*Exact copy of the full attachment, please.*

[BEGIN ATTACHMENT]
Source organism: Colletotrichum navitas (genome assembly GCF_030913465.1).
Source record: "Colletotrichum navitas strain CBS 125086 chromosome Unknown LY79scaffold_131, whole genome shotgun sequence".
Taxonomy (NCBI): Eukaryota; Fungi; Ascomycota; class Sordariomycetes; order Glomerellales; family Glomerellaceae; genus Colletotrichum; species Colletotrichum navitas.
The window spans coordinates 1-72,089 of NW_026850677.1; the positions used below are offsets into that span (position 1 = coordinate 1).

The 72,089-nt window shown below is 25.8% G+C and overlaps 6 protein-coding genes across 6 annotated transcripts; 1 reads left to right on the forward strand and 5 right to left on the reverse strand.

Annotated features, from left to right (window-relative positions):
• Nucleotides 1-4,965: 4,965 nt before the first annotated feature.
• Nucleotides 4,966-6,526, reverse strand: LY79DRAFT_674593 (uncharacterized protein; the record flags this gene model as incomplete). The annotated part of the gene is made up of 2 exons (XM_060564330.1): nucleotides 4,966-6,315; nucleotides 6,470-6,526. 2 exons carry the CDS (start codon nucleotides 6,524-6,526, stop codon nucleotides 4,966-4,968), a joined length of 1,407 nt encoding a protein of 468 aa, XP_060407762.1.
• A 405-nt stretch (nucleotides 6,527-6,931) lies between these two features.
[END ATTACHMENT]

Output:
Source organism: Colletotrichum navitas (genome assembly GCF_030913465.1).
Source record: "Colletotrichum navitas strain CBS 125086 chromosome Unknown LY79scaffold_131, whole genome shotgun sequence".
Taxonomy (NCBI): Eukaryota; Fungi; Ascomycota; class Sordariomycetes; order Glomerellales; family Glomerellaceae; genus Colletotrichum; species Colletotrichum navitas.
The window spans coordinates 1-72,089 of NW_026850677.1; the positions used below are offsets into that span (position 1 = coordinate 1).

The 72,089-nt window shown below is 25.8% G+C and overlaps 6 protein-coding genes across 6 annotated transcripts; 1 reads left to right on the forward strand and 5 right to left on the reverse strand.

Annotated features, from left to right (window-relative positions):
• Nucleotides 1-4,965: 4,965 nt before the first annotated feature.
• Nucleotides 4,966-6,526, reverse strand: LY79DRAFT_674593 (uncharacterized protein; the record flags this gene model as incomplete). The annotated part of the gene is made up of 2 exons (XM_060564330.1): nucleotides 4,966-6,315; nucleotides 6,470-6,526. 2 exons carry the CDS (start codon nucleotides 6,524-6,526, stop codon nucleotides 4,966-4,968), a joined length of 1,407 nt encoding a protein of 468 aa, XP_060407762.1.
• A 405-nt stretch (nucleotides 6,527-6,931) lies between these two features.